“Perhaps you are right, Sakaki-san, but to start by removing us from ourâ€””
“Have faith in the Lion,” Sakaki said, cutting off Fumiyo’s reply. “We will defend the city even if we are not allowed inside. We are the Lion. We will not fail.”
“Perhaps they will feel the need to intervene here,” Fumiyo said, “before we can bring Moto Chagatai to justice.”
“If the Unicorn courtiers have their way, they will,” Sakaki replied. Her grin grew ferocious, and her eyes twinkled with excitement. “It will be my job and yours, Fumiyo-chan, to finish this battle so quickly they do not have the chance.”
* * *
Shinjo Shono’s crystal eye flared green in the dead of night as he stared out at the camp. Campfires flickered in countless areas along the hill as his men attempted to get some sleep before dawn. The time they had waited for, prepared for, and dreaded had finally arrived. His scouts had sent dozens of reports about the movement of the Lion forces, and by his reckoning, they would attempt to cross the Unicorn border tomorrow.
“You will not sleep, Shono-sama?” a voice asked, and Shono turned to his friend Shinjo Huang. Huang had stood by his side for countless battles, and the familiar sight of his rough face comforted the Shinjo daimyo.
“I will find time to rest later,” Shono said. “As for now, the Lion army is at our heels and they have too many advantages. They will outnumber us badly. They have the best tacticians on their side. We, on the other hand, must rely on our luck and a tired old commander.”
Huang shook his head. “You sell yourself short, Shono-sama. You are a brilliant commander and the troops know and trust you. We have ingenuity and righteousness on our side. Our men know that if we fail, our loved ones will fall to Lion blades. They will not falter tomorrow.”
Shono smiled wryly. “I never figured you as an optimist before, Huang.”
Huang looked back at his daimyo, his gaze unwavering. “You have… unconventional methods at times, Shono-sama, and you make light of your abilities, but I have full faith in you. We will persevere together, my lord.”
Shono gestured toward the hundreds of fires that lit up the camp. “If I only had enough men to sit by each campfire, I would throw the Lion back with gusto. But I will be frank with you, old friend. The force we have here is not sufficient. Without the Fortunes at our side, we will be overrun by the Lion.” He chuckled, and Huang’s eyes grew wide with worry. He had never heard Shono’s voice laced with so much fatigue. “Instead of men, we must rely on tricks like using campfires to hide our numbers from the Lion. I suppose it will have to do.”
“Shono-sama,” Huang said, his words dragged out by his hesitancy. “Even if we cannot stop the advances of their army, we will delay the Lion. We may not win, but we can always retreat and engage them again.”
Shono’s unnatural eye flared with green light again, and Huang instinctively flinched. He had seen it many times before, but he could not get used to the strangeness of that magic. Even with its oddity, Huang could not look away. The conviction in Shono’s eye was addictive. “We cannot fail,” Shono said. “The Khan honored me with this duty because he expected me to discharge it. I will not betray that expectation. That, Kuang, is why I cannot sleep. If I can think of even one more tactic, one tiny trick that will kill another Lion and stop their progress, I will do it. I must do it.”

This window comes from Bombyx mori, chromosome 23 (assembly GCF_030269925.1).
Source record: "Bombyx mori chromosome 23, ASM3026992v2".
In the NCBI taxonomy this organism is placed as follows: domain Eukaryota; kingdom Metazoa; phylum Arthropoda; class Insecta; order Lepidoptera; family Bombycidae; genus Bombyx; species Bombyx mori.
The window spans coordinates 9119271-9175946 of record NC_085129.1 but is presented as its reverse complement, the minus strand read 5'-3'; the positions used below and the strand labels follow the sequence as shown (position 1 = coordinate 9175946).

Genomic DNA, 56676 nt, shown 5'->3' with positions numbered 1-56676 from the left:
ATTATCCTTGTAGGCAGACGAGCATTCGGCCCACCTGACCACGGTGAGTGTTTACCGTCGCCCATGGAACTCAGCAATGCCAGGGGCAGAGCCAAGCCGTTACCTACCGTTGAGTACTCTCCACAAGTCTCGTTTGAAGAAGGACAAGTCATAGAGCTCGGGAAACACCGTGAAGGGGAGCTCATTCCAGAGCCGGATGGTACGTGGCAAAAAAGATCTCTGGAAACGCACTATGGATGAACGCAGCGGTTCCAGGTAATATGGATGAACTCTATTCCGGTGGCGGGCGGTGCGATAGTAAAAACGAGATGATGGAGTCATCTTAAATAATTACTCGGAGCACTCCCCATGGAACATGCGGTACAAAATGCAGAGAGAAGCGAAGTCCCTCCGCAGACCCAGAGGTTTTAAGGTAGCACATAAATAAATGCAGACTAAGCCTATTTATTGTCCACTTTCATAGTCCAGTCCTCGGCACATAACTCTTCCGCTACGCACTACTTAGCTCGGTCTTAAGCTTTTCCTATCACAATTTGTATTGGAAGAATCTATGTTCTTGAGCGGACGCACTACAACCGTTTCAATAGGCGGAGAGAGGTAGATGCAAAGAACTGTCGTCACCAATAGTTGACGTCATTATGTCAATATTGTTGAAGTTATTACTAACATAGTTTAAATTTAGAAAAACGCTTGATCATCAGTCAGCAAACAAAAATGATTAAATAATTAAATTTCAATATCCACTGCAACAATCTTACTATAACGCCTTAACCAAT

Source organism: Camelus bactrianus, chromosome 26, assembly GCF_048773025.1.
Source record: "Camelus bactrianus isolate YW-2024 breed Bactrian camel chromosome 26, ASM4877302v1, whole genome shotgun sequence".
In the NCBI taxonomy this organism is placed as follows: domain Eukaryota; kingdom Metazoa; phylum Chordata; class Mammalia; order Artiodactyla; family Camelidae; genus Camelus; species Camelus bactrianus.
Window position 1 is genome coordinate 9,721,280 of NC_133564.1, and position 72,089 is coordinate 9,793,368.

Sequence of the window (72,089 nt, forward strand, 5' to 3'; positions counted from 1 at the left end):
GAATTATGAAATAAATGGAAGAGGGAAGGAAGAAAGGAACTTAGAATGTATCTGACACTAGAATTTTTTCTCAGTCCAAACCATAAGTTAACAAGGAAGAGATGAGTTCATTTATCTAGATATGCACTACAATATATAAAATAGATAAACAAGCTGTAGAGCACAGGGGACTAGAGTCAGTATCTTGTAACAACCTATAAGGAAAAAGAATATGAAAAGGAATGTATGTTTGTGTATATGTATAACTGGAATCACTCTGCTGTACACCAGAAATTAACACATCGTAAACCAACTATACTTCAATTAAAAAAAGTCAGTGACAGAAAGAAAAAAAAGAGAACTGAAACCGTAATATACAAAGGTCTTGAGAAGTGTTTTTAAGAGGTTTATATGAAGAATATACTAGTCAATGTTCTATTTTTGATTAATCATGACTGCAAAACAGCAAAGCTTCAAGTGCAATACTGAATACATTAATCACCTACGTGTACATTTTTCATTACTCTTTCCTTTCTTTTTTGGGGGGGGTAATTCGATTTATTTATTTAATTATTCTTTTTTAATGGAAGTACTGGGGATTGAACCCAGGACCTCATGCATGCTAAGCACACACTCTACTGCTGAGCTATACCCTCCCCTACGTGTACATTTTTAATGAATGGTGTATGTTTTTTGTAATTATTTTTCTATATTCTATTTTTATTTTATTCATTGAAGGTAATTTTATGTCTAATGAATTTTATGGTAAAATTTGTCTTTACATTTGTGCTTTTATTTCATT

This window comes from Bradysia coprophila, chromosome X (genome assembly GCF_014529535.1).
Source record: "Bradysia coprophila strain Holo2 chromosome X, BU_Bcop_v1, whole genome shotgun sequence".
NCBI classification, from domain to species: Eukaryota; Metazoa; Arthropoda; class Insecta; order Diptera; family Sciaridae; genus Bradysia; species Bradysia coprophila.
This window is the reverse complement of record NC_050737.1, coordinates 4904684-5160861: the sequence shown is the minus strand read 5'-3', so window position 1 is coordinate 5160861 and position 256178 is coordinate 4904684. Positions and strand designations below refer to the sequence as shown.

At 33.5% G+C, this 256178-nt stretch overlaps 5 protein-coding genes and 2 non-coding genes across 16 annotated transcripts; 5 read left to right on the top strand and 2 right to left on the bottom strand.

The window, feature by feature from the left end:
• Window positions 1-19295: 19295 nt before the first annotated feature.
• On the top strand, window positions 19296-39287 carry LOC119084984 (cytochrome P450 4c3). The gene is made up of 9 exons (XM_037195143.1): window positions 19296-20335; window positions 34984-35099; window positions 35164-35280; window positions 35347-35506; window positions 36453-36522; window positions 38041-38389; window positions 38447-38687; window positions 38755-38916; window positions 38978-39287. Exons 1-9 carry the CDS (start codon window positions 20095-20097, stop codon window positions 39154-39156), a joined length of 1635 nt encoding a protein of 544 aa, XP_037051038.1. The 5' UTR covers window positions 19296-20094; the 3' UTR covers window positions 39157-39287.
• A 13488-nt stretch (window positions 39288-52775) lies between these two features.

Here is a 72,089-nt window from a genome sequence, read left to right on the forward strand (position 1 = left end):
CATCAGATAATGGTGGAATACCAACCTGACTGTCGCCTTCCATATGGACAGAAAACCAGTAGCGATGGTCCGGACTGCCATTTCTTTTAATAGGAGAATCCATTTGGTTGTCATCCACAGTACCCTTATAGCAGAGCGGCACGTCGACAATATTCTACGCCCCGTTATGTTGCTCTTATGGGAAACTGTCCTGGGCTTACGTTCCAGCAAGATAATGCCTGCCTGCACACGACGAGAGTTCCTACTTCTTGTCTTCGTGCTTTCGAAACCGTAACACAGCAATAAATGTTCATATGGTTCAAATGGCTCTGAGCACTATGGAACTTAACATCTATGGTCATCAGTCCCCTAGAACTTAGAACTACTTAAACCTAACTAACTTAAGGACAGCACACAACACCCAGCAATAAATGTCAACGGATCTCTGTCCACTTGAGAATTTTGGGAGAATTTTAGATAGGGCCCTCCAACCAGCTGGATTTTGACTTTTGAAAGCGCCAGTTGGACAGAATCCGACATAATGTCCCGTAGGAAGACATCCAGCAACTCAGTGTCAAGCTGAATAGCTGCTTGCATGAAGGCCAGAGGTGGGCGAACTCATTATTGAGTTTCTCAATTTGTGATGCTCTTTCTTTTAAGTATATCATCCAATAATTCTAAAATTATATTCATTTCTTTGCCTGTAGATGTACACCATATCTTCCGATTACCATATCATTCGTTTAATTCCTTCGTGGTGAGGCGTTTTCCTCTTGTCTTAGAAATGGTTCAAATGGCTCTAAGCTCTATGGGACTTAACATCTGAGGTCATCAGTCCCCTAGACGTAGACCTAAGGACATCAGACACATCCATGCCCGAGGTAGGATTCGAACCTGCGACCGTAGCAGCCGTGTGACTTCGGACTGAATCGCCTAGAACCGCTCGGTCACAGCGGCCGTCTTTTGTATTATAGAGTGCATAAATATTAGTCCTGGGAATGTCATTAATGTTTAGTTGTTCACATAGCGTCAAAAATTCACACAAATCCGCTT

“You will not do it alone,” Huang promised. “Just as you are the morale of the army, Shono-sama, I and the rest of the Junghar will be your might. We will be your blade to destroy the enemies of the Unicorn.”
* * *
The Lion assembled shortly after dawn. Units and units of highly trained samurai and ashigaru stood ready in perfect formation as they waited for the signal to charge. To the Unicorn’s credit, they were also ready. Fumiyo’s unit was not in the front lines; mostly ashigaru spearmen and Deathseekers were ready to fall in battle at the front lines. Fumiyo was among those who would replace the front line and exacerbate any weaknesses created in the opposing army by the deaths of the Deathseekers. She glanced up the hill, where the Unicorn army waited for the Lion assault. Sakaki was right. The Unicorn army was much smaller than she had guessed, with perhaps only a thousand men to face the Lion assault. She could not relax. The Unicorn must have had something up their sleeves.
She glanced over to her right, where her superior Akodo Hachigoro stood perfectly still with remarkable calm. She knew from experience she could count on him to retain his composure even in the heat of combat. She was thankful for that; with her enemies in front of her, it was easy to lose sight of the big picture and pursue her targets until they lay bleeding and dying on the floor.
The Lion were the first to make a move. The front lines moved forward in perfect unison across the dead zone between the two armies, slowly but inexorably marching toward the small Unicorn army. Units of Unicorn charged in response, their movements superbly quick on the fast steeds that no other Clan had yet managed to replicate. They moved forward and loosed their arrows at the front lines, and the Lion began to fall in droves. They charged forward tantalizingly close to the Lion lines and fired their arrows, yet the Lion front line continued in the same steady rate.